Former event planners never die, they just transfer their repressed desire for organizational office supplies to unsuspecting volunteer organizations.  The “they really should do it this way” DNA runs deep.  But, it’s all for the greater good.  One or two extra bits of signage there and a greeter here could have saved many people those dazed and confused looks, as they seek to find where they should check in/pick up/drop off.  Forgive me, Father, for I have sinned.  I have had evil thoughts about the need for meeting agendas, matching t-shirts, and tighter receiving lines.  But, grace is greater than all my Type A iniquity.

For the past year or so, we have been involved with a ministry that serves food-insecure children in the Madison County area.  Each week, there is an assembly line created in the warehouse where plastic grocery bags are packed with a dozen or so non-perishable items that help to ensure that these kiddos will have something to eat on the weekends--school lunch and breakfast programs are only available to them during the week.  To the outsider, it might look like a motley crew.  But, sometimes, it’s not all about getting the most amount of work done in the least amount of time.  Gasp.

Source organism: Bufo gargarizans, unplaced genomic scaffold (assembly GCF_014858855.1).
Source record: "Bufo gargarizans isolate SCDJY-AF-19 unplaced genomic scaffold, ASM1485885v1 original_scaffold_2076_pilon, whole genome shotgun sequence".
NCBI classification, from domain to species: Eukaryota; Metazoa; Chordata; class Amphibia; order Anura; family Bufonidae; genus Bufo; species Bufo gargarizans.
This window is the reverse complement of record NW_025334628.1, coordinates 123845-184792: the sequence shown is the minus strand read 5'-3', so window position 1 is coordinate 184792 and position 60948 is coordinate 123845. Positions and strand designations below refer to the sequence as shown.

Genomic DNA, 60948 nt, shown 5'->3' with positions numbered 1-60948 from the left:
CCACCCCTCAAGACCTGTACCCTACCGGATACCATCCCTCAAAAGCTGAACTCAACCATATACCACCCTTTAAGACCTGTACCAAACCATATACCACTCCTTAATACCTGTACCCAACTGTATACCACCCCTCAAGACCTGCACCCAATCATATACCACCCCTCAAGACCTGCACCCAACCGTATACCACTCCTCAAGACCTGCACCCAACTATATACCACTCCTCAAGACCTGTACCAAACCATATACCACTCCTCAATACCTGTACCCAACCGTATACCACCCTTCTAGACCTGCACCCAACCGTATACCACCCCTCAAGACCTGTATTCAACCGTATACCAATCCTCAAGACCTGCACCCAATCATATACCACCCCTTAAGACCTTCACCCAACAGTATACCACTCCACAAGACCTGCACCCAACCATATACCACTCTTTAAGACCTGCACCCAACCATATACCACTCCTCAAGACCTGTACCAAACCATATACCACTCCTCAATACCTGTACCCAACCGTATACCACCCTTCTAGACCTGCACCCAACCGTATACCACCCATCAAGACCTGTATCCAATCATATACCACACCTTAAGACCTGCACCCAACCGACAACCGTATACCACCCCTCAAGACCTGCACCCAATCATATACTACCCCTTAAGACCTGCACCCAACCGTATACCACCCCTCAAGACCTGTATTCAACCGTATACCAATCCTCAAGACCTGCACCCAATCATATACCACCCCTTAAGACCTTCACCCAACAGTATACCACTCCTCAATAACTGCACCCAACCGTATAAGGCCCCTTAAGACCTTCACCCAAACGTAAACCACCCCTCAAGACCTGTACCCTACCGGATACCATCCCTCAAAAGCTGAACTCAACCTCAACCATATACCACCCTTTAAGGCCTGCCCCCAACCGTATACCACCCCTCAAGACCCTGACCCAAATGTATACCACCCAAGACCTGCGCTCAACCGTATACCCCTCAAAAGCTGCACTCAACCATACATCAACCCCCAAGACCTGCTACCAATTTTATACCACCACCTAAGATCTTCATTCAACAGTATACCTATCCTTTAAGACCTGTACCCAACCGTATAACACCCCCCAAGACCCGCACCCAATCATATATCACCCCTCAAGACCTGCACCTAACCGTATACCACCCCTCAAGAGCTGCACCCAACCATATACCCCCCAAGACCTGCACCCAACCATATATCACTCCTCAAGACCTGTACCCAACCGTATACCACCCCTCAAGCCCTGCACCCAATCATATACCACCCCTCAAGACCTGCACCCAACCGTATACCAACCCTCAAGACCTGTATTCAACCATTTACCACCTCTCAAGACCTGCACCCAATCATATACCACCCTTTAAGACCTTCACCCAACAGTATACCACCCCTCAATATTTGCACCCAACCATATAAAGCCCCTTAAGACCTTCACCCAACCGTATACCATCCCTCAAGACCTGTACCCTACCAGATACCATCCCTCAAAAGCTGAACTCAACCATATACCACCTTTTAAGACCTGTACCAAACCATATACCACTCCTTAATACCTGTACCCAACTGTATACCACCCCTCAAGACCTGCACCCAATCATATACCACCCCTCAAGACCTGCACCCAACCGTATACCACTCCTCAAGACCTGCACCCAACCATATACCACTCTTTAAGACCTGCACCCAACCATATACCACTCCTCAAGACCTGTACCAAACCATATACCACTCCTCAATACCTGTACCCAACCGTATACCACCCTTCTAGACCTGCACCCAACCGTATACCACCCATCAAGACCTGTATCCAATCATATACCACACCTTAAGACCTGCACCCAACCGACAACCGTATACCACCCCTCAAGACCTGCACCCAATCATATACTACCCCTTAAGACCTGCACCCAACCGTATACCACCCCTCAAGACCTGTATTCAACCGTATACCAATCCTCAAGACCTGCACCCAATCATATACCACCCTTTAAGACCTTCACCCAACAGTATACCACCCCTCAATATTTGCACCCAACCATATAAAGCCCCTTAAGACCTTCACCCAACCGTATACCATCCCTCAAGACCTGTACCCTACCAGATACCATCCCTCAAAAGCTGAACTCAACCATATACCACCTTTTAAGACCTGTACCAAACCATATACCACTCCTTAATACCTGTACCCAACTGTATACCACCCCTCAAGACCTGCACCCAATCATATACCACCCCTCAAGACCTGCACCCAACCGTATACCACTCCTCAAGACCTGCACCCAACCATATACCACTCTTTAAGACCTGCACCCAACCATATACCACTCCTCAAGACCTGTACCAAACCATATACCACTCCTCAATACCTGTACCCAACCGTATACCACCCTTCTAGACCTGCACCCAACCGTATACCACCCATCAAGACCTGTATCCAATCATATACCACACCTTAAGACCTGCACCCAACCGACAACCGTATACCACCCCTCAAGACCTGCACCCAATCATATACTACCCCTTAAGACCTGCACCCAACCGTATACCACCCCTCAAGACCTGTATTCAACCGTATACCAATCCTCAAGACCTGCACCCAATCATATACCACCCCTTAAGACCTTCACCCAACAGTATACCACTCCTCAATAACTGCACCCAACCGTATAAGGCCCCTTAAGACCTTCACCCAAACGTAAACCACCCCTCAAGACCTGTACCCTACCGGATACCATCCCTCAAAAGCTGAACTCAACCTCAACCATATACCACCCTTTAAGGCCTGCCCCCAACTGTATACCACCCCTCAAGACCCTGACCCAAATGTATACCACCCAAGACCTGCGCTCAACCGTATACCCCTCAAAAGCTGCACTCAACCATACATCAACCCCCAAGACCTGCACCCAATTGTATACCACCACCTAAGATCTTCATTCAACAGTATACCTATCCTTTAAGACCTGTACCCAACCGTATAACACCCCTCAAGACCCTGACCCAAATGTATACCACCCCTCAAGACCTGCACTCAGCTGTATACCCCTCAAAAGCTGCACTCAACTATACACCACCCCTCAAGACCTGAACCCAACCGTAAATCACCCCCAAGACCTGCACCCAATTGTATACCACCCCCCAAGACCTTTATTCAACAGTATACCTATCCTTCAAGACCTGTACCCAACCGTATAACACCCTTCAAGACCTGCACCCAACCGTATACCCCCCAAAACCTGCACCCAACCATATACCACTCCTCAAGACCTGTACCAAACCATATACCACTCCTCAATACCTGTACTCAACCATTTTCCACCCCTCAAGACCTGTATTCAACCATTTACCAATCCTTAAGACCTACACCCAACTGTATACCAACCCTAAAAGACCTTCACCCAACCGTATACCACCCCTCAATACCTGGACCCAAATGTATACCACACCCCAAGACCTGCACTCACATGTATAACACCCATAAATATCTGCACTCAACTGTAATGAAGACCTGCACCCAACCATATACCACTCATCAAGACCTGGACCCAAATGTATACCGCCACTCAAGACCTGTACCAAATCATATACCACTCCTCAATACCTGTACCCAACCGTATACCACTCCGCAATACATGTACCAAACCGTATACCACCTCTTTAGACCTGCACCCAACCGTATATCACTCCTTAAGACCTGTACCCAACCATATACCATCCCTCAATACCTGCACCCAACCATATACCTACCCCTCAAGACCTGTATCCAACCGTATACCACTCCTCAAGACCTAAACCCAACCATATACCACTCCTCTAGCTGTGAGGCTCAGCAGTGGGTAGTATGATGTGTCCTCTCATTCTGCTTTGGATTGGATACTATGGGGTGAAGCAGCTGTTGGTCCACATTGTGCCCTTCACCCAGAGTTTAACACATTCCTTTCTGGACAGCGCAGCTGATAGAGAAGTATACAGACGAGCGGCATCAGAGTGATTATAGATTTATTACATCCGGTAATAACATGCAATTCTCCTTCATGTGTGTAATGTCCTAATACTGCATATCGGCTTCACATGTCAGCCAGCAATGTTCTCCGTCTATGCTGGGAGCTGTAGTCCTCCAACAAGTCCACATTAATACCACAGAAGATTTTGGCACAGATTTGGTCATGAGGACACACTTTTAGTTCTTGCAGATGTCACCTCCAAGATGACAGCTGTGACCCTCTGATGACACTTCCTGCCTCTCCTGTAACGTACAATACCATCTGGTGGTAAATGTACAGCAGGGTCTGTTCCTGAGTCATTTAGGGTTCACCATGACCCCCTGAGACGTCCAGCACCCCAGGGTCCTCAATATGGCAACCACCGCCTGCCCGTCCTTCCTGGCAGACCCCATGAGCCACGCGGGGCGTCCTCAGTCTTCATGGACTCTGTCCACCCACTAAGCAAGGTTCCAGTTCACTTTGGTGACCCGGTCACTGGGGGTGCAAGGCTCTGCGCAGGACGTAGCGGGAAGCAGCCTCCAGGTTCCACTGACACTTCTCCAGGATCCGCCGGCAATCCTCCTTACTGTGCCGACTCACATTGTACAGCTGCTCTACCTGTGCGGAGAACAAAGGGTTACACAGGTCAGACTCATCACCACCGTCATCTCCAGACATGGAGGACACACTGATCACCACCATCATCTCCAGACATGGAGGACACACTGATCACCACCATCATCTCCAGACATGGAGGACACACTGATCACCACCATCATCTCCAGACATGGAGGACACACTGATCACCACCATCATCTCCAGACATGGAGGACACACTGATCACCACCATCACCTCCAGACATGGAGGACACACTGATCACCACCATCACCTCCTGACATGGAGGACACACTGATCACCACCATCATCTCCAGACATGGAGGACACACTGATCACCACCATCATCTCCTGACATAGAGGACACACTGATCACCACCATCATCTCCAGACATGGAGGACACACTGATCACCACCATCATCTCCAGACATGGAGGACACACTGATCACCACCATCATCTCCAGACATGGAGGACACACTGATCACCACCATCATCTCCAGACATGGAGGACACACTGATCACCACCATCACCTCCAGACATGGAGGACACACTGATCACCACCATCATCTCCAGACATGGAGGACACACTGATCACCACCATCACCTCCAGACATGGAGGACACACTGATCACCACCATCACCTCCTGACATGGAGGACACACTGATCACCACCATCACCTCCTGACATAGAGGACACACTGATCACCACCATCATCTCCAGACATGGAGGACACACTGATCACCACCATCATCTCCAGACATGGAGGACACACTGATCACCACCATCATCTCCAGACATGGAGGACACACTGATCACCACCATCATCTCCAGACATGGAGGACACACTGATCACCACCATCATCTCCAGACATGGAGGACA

Sometimes, it’s about fellowship and laughter as we pack our bags.  It’s about connecting with that precious recently-widowed “senior saint” who will go home to an empty house.  It’s allowing for folks who might just move a little slower--for whatever reason.   Sometimes, we just need to slow down.  And to realize that it’s okay to do just that.  Enjoy the process. More importantly, enjoy the people.  

This is not a lesson easily learned.  For some of us (ahem!), it takes years.  With lots of review and remedial tutoring.  I admit my impatience with “slower than a herd of turtles” drivers and grocery-store aisle loiterers who park their buggies in nearly impassable postures.  But, every so often, when my uber-J starts to rear its well-intentioned yet ugly head, I think of that warehouse assembly line.  Settle down, says that little voice.  See the people.  Not your project.

'Tis a rather delightful view.